None of my proceeding suggestions are fool proof. Nor do you have to use all of them. I figured I’d give a bunch of topics because it’s all basically related and you can mix and match the suggestions for whatever your anonymity needs might be.

Also, for the other IT folks out there, I’m sure you’ll disagree with some of this. You may think I skip over things or don’t go in-depth enough. To that I say this little article isn’t for you. This is the “good enough guide” if you will. Feel free to disagree with me if you’d like. I don’t really care. I’ll only mea culpa up in here if I’m actually, factually wrong.

The Three Basics

For the average user with access to average user resources, there are three points of anonymity that most people need to concern themselves with:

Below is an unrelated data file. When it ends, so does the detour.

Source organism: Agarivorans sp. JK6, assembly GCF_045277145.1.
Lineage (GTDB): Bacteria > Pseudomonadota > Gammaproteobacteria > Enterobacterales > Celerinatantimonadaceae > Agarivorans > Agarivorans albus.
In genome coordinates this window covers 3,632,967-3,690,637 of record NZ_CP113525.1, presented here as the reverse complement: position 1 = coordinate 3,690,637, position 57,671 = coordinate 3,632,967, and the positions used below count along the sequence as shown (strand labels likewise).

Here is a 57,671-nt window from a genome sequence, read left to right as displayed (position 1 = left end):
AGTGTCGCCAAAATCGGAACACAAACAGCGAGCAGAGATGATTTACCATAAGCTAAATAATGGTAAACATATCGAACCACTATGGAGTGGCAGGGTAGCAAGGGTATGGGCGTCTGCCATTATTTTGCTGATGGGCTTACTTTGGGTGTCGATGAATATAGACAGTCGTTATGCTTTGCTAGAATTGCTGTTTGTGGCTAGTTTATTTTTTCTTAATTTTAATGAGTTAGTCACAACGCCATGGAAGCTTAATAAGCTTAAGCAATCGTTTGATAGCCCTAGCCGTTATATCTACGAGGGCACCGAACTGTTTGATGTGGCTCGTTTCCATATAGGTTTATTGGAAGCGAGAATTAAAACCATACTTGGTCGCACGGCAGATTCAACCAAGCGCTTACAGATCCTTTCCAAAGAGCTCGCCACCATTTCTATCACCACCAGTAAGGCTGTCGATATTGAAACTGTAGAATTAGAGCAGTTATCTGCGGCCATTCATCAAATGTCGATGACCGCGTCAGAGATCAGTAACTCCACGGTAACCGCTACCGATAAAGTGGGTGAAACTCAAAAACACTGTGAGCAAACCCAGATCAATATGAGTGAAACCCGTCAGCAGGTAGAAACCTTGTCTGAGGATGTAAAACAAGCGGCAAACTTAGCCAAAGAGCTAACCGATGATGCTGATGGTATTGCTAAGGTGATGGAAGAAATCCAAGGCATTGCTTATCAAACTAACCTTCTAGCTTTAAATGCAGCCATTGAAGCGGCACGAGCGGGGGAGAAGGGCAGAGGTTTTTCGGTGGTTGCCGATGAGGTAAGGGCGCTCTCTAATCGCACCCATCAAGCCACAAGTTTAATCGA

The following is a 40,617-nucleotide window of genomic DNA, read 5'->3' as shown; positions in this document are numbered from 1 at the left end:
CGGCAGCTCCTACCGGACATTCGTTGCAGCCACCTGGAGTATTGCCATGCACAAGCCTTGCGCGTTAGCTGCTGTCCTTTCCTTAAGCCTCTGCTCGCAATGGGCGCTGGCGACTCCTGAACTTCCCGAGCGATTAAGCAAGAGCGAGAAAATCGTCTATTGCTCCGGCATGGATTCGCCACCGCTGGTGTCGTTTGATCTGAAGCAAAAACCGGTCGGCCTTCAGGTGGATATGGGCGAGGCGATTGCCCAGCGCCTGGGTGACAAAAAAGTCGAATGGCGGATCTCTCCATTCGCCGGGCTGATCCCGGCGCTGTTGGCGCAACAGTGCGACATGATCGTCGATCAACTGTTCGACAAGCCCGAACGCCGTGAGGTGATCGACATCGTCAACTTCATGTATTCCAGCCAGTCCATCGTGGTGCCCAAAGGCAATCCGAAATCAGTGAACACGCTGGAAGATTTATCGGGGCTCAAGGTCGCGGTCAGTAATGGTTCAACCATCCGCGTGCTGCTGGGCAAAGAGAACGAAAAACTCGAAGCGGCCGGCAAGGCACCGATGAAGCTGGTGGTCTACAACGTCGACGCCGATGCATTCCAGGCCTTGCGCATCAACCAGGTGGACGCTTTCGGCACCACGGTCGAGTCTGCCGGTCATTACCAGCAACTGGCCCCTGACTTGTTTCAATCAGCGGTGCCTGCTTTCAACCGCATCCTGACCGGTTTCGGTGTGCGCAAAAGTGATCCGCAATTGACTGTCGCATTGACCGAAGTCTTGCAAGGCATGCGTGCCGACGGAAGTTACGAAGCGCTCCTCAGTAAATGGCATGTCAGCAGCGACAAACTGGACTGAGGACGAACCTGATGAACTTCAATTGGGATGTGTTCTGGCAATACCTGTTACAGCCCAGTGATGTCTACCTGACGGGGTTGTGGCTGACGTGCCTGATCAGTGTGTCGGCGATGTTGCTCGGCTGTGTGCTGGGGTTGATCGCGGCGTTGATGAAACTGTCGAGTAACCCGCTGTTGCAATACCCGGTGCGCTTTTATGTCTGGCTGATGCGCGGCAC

• Internet Anonymity
  • File/Data Anonymity
  • Network Anonymity

Sure there are other points to touch on, but these are the big three I’m going to discuss.

Also, there is one BIG FAT CONCEPT that should be understood over ANYTHING ELSE:

IF SOMETHING YOU’RE DOING ONLINE REQUIRES ANONYMITY, ALWAYS TAKE ACTIONS KNOWING THAT NOTHING YOU DO IS 100% ANONYMOUS. I can’t stress this enough. Be paranoid. Always. Assume that you aren’t going to be 100% safe. Always weigh your risks for EVERYTHING. If you don’t feel comfortable doing something online that is sensitive, then don’t. None of the stuff I discuss will totally eliminate risk.

The same can be said about privacy. If things related to your real life need to stay private, don’t risk them online. BE PARANOID! It seems silly and over-blown, but it’s true. No one is going to watch out for you online but you. Period.

Internet Anonymity